Strelnia Elegy by Joseph Brodsky

Excerpt from  Strelnia Elegy
by Joseph Brodsky

Translated by Margarita Dimova


Light of the palaces and castles, the palaces and castles’               light,
the flowerbed of brick roses, blooming in the winter,
what native scenery of sudden losses,
what a beautiful whistling from years past.

As if you see someone’s footprints, long familiar,
on the snow in the sleeping land,
as if in front you is not the shore you longed for,
but the former land of clamorous love.

As if I will forget myself and everyone else,
and you have already left, even said goodbye,
as if you have left from here forever,
as if you have already died far away from this beach.

You suddenly came into the train
and saw for a moment the sunset and the roofs,
but I still stand waist-deep in the water,
and listen to the distant and beautiful thundering of wheels.

You are here no more. And will be no longer.
The light of oblivion flies back to the golden funeral feast,
in the land of sorrow and pain,
a beautiful radiance on an unknown life.

The street lamps still glow white in the darkness,
the same ship is freezing in the bay.
The new snow is whirling and the goats bleat,
as if this new life will not pass you.

You are here no more, and will be no longer.
It’s time for me to leave this place for the new path.
There is no oblivion. Nor is there pain or sorrow.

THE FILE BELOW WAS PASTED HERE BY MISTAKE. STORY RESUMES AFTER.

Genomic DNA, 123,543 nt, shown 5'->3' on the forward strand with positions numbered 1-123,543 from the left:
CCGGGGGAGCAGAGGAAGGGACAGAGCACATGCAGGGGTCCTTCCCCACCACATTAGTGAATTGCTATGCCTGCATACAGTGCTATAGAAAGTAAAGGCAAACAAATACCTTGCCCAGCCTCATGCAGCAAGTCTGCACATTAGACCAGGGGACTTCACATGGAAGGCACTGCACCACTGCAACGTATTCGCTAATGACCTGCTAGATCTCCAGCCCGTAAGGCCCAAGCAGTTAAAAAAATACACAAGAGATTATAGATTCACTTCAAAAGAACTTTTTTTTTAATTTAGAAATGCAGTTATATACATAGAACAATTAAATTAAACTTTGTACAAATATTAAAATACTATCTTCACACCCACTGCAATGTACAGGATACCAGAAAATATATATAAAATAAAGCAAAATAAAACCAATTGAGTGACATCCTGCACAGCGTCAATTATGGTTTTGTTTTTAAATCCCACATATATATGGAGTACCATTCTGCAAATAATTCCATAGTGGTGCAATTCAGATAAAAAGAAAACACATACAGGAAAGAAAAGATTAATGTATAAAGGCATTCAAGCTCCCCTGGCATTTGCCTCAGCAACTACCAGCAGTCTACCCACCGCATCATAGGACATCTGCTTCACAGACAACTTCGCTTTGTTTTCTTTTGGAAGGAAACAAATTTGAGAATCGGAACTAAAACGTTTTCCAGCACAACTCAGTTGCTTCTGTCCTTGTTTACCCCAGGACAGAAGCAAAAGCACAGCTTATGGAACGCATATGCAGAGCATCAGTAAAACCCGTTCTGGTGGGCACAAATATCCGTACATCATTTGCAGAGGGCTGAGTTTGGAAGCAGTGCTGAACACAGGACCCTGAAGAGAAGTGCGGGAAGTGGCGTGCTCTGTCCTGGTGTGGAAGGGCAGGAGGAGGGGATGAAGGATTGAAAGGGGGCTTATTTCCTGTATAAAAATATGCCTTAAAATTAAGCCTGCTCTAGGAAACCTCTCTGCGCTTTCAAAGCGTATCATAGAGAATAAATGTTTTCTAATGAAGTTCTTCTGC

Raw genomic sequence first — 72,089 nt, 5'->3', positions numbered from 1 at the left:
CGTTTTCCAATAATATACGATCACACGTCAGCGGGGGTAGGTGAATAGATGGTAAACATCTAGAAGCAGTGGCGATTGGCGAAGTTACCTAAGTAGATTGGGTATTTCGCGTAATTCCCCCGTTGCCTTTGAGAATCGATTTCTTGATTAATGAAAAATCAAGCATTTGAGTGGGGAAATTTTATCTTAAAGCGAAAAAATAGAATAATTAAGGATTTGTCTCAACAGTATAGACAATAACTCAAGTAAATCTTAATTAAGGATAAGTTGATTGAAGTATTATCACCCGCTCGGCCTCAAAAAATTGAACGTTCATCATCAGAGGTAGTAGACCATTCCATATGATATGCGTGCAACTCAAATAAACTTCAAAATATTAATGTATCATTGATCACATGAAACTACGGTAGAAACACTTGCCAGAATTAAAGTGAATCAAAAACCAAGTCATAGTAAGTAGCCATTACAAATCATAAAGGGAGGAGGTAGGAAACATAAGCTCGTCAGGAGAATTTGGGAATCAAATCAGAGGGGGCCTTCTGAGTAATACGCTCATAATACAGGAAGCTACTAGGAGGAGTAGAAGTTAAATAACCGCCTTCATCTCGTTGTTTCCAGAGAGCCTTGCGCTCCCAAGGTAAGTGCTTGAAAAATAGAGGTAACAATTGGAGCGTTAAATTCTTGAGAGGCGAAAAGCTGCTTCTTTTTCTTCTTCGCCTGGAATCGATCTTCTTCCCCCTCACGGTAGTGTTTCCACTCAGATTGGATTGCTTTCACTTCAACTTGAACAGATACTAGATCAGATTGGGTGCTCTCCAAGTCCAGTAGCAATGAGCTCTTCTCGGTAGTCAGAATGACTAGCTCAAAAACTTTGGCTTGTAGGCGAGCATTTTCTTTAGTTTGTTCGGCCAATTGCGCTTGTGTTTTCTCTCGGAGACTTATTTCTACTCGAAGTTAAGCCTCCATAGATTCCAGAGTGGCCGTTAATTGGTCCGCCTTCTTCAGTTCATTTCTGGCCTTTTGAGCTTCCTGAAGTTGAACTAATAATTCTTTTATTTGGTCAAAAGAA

You are here no more, thanks be to God.

They bring me a horse and with my foot in the stirrup
I see in front me the same golden Strelnia,
the bay still glowing white in the darkness.
The new snow whirls and the goats are bleating.

In the Tsars’ Village in wintertime
a shadow of vain love appears before me
and life runs again in January’s darkness
like the frozen wave to the beautiful shore.

Joseph Brodsky  (1960)

 






About Elena Dimov

Elena Dimov holds a Ph.D. in history from the Russian Academy of Sciences. Her specialties include Russian culture and literature. She has also taught Russian Language at UVA. She is currently working on a study of Russian poetry in the late twentieth century and developing the bibliography of current Russian prose and poetry
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One Response to Strelnia Elegy by Joseph Brodsky

  1. listen to the distant and beautiful thundering of wheels

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